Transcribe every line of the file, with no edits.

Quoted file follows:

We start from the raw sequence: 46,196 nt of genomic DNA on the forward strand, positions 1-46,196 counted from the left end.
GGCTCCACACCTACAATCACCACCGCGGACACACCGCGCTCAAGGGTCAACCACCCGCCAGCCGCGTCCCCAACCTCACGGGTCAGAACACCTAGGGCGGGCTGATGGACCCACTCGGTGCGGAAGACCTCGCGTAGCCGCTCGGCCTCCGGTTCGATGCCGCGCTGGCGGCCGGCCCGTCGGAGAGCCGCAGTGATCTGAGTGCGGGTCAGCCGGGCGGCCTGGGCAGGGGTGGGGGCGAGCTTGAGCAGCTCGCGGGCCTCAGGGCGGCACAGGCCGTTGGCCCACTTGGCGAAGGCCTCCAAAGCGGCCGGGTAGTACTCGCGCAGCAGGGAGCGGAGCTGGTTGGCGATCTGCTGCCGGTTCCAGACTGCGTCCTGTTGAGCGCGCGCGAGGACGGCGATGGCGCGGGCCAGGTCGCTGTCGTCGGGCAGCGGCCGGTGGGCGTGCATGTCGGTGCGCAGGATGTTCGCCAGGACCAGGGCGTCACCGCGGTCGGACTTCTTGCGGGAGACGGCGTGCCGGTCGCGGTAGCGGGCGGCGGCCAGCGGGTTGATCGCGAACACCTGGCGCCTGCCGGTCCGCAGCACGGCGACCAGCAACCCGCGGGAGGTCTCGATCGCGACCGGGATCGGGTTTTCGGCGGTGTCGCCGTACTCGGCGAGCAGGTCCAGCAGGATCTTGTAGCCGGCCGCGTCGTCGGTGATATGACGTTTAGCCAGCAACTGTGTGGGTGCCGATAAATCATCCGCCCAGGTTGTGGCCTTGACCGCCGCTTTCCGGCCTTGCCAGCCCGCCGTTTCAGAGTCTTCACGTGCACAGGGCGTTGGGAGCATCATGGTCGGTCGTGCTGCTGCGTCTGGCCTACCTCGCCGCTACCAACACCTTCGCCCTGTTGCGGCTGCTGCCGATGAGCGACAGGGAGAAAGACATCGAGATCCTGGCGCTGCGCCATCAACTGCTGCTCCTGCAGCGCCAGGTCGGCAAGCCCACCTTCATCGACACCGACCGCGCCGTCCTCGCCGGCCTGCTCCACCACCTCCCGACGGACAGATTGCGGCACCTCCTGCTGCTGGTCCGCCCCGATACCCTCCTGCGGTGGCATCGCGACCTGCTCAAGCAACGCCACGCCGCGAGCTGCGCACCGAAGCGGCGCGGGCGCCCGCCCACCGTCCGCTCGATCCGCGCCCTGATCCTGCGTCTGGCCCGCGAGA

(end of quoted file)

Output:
We start from the raw sequence: 46,196 nt of genomic DNA on the forward strand, positions 1-46,196 counted from the left end.
GGCTCCACACCTACAATCACCACCGCGGACACACCGCGCTCAAGGGTCAACCACCCGCCAGCCGCGTCCCCAACCTCACGGGTCAGAACACCTAGGGCGGGCTGATGGACCCACTCGGTGCGGAAGACCTCGCGTAGCCGCTCGGCCTCCGGTTCGATGCCGCGCTGGCGGCCGGCCCGTCGGAGAGCCGCAGTGATCTGAGTGCGGGTCAGCCGGGCGGCCTGGGCAGGGGTGGGGGCGAGCTTGAGCAGCTCGCGGGCCTCAGGGCGGCACAGGCCGTTGGCCCACTTGGCGAAGGCCTCCAAAGCGGCCGGGTAGTACTCGCGCAGCAGGGAGCGGAGCTGGTTGGCGATCTGCTGCCGGTTCCAGACTGCGTCCTGTTGAGCGCGCGCGAGGACGGCGATGGCGCGGGCCAGGTCGCTGTCGTCGGGCAGCGGCCGGTGGGCGTGCATGTCGGTGCGCAGGATGTTCGCCAGGACCAGGGCGTCACCGCGGTCGGACTTCTTGCGGGAGACGGCGTGCCGGTCGCGGTAGCGGGCGGCGGCCAGCGGGTTGATCGCGAACACCTGGCGCCTGCCGGTCCGCAGCACGGCGACCAGCAACCCGCGGGAGGTCTCGATCGCGACCGGGATCGGGTTTTCGGCGGTGTCGCCGTACTCGGCGAGCAGGTCCAGCAGGATCTTGTAGCCGGCCGCGTCGTCGGTGATATGACGTTTAGCCAGCAACTGTGTGGGTGCCGATAAATCATCCGCCCAGGTTGTGGCCTTGACCGCCGCTTTCCGGCCTTGCCAGCCCGCCGTTTCAGAGTCTTCACGTGCACAGGGCGTTGGGAGCATCATGGTCGGTCGTGCTGCTGCGTCTGGCCTACCTCGCCGCTACCAACACCTTCGCCCTGTTGCGGCTGCTGCCGATGAGCGACAGGGAGAAAGACATCGAGATCCTGGCGCTGCGCCATCAACTGCTGCTCCTGCAGCGCCAGGTCGGCAAGCCCACCTTCATCGACACCGACCGCGCCGTCCTCGCCGGCCTGCTCCACCACCTCCCGACGGACAGATTGCGGCACCTCCTGCTGCTGGTCCGCCCCGATACCCTCCTGCGGTGGCATCGCGACCTGCTCAAGCAACGCCACGCCGCGAGCTGCGCACCGAAGCGGCGCGGGCGCCCGCCCACCGTCCGCTCGATCCGCGCCCTGATCCTGCGTCTGGCCCGCGAGA